“I usually see home school fail when people try to duplicate school at home — when I see people making out long, specific schedules,” says Richmond, VA., home-schooler Alycia Wright. “For most people, that’s not real life, and that’s exactly what you’re trying to get rid of. You don’t need a classroom. A kitchen table will be fine.”

“Just start somewhere covering your major topics and then fine-tune it,” Heston says.

“Embrace the freedom and try it,” says Wright. “If it doesn’t work, you can change it up.”

Don’t Home-Schoolers Get Left Behind?

When parents are worried about keeping their kids “on track,” Heston tells them, “topics like math, reading, and writing are linear, so any program you use is going to keep you ‘on track.’”

For subjects like science and history, which aren’t necessarily covered every day in school, “there are a million and one websites out there that will tell you what the typical topics are and what kinds of experiments you can do.”

History was one of the main reasons Wright, a mom of three and former public school teacher, began home schooling. “In school, they start talking about African Americans in 1619 with slavery,” she says. “So, your whole lens starts with these traumatic events.”

Wright, who is Black, wanted to give her kids a fuller view of history that reflects her culture and community. She’s part of a movement among African Americans who are finding freedom in home schooling where they “can research and find all the stories that we wish we had when we were children, all the stories that are missing from the books.”


Can Home-Schooled Kids Get Into College?

“You can go to college as a home-schooler, no problem,” Heston says. “Most colleges now have special admissions officers just for the home-schooling set, and they covet home-schoolers because they know they are more autonomous.”

“Colleges have become very home school friendly,” says Lee, whose son got scholarship offers from all but one of the colleges he wanted to go to. And Wright says home schooling helped her oldest daughter enter college at 15. “Even though she didn’t get a traditional education, she was able to move at her own pace, which is what enabled her to get to such an advanced place,” she says.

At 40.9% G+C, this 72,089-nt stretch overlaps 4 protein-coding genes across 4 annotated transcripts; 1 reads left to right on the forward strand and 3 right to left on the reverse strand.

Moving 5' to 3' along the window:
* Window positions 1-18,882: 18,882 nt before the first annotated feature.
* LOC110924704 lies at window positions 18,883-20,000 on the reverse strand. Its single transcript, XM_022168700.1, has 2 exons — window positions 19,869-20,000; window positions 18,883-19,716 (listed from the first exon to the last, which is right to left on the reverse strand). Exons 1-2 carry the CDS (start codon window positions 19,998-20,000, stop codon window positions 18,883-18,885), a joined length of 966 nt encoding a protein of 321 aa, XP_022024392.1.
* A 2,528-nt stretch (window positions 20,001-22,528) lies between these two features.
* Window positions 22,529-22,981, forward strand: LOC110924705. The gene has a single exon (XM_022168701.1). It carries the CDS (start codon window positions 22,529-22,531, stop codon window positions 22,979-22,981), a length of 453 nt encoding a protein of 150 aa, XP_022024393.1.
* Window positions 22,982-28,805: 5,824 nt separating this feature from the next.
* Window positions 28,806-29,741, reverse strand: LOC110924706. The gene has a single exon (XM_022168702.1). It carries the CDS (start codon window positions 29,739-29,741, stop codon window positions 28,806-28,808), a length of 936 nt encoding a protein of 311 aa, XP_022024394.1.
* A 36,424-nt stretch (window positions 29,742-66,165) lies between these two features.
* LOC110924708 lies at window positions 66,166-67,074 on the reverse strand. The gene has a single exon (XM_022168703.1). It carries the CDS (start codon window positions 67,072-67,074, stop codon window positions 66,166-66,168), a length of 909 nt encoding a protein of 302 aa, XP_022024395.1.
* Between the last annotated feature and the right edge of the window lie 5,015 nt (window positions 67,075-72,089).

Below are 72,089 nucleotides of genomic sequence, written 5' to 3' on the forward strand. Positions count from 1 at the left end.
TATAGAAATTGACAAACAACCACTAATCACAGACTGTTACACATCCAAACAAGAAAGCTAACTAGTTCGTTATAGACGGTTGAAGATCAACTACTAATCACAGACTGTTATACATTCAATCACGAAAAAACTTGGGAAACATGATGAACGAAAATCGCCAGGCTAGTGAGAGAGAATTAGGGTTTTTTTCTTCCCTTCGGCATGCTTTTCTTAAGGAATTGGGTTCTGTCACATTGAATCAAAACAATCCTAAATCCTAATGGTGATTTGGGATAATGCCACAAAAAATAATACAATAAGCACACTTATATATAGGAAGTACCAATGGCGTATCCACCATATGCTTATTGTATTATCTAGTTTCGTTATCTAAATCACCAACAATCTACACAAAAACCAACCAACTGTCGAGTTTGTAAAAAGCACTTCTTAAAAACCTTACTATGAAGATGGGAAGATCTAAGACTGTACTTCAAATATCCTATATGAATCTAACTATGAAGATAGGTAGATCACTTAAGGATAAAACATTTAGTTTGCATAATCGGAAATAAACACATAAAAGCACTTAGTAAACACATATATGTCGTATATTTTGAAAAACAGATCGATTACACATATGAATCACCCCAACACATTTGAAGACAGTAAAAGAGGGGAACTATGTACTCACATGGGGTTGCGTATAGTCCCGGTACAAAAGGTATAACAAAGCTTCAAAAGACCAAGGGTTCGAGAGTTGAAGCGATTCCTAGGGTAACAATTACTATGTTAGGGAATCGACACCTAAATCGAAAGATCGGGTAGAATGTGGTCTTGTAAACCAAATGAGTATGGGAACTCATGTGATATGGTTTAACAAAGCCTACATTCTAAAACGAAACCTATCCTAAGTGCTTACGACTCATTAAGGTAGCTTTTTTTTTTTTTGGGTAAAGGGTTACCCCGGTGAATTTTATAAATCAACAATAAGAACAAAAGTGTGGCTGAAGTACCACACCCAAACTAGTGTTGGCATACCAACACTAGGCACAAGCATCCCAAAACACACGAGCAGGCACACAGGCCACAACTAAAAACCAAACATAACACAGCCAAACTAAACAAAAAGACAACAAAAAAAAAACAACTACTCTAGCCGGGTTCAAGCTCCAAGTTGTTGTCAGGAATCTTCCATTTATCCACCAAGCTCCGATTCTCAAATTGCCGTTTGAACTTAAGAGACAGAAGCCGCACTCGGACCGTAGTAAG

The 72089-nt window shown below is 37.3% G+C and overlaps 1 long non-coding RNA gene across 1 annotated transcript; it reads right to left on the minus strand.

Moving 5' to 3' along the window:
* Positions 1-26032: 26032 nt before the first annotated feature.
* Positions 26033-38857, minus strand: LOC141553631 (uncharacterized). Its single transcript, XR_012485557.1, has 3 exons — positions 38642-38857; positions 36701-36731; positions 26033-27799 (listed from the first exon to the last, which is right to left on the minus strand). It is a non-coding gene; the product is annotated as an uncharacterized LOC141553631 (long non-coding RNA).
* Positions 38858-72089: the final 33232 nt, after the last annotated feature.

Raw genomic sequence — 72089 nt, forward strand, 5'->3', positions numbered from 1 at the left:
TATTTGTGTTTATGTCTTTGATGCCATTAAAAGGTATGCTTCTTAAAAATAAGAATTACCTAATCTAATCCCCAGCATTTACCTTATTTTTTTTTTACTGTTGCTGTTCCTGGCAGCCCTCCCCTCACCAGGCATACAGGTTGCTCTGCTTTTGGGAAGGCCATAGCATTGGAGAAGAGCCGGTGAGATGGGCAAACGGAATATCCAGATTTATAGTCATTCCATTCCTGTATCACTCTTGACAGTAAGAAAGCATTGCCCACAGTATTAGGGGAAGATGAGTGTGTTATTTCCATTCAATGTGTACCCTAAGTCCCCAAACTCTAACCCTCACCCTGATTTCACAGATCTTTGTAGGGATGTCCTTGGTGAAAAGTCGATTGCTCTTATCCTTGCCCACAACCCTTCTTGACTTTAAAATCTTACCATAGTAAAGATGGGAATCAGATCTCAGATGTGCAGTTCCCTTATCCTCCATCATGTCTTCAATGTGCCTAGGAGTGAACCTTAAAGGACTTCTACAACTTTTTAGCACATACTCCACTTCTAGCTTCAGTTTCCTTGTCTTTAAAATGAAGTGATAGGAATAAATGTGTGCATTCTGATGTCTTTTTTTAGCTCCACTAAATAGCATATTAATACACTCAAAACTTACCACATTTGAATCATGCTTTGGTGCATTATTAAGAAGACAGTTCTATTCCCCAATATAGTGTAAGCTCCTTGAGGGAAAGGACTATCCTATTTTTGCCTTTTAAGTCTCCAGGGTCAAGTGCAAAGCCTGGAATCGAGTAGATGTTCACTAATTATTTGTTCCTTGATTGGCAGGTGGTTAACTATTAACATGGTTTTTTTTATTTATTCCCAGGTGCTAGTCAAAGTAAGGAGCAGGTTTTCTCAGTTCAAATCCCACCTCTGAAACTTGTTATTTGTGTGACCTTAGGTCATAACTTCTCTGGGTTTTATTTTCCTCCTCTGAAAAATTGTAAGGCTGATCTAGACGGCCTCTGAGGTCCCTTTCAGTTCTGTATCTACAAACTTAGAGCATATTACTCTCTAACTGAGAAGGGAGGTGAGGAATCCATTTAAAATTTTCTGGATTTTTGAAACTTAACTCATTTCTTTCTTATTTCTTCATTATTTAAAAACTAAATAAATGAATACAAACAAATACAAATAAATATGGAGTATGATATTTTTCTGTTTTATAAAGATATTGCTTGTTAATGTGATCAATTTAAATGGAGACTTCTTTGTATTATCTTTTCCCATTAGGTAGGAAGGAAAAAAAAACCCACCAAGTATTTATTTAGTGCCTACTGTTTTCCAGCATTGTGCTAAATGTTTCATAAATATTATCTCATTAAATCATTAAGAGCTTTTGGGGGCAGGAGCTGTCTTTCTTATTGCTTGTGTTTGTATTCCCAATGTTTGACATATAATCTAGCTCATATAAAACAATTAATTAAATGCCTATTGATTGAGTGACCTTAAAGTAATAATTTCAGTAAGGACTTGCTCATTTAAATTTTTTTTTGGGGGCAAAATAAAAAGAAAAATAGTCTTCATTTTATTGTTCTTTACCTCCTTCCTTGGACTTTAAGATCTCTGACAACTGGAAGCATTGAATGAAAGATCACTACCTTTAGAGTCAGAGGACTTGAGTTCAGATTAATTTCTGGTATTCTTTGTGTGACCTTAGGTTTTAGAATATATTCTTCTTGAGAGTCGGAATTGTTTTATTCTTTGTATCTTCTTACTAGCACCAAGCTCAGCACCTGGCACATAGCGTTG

What if I Don’t Want to — or Can’t — Teach My Kids?

You aren’t alone. But there are many small programs such as the one Pelissier found. It’s more like a mini-school, she says. “There’s been real growth in that area,” Lee adds.

Pelissier researched home schools with an outside teaching component. She found a hybrid home school, “which is 2 days a week in person, taught by teachers, and 3 days a week independent work, at home with little to no screens.”

Or you can look into a co-op like the one Wright founded. When she started home schooling, she says, she did a lot of networking to find other home-schooling families of color. As a result of her efforts, she launched the Cultural Roots Homeschool Co-Op. Her goal was to create a broad network of home-schoolers that can help culturally diverse kids learn more about their own backgrounds.

Co-op members can share teaching responsibilities or pool resources to hire a teacher for some or all of the subjects.

Other options include:

  • Using outside “vendors” that offer math, science, nature, and other programs, much like an afterschool program. Your child attends those for a portion of the day or the week.
  • Looking for public school programs that offer 2 days a week in a more typical school environment, and the other days you home-school

The bottom line, Heston says, is that “there are all kinds of different programs out there.”


Will Home Schooling Isolate My Kids?

Home-schooling folks hear lots of concerns about kids not interacting with others their age.

And while that’s true to some extent, they say home-schoolers still have plenty of opportunities to connect with other kids. It just takes some work.

“Everything that schools have, we have as well, just in smaller groups,” says Heston, who helps organize teen parties, moms’ nights out, Nerf battles, park days, field trips, and team day competitions.

With the home-school population growing during the pandemic, Heston says, “there’s going to be an even larger contingency of people clamoring for connection.”

And one of them will be Jack Pelissier. “This has worked out significantly better than I could have ever imagined,” his mom says. “I was exposed to it as a byproduct of COVID, but he will probably stay there, because the format works better for him as a person.”

WebMD Feature



Lauren Pelissier, parent, Decatur, GA.

Blair Lee, founder and director, SEA Homeschoolers, San Diego, CA.

Jamie Heston, home-schooler; home-schooling consultant, Hayward, CA.

Alycia Wright, home-schooler; founder, Cultural Roots Homeschool Cooperative.

Coalition for Responsible Home Education: “Homeschool Demographics.”

© 2021 WebMD, LLC. All rights reserved.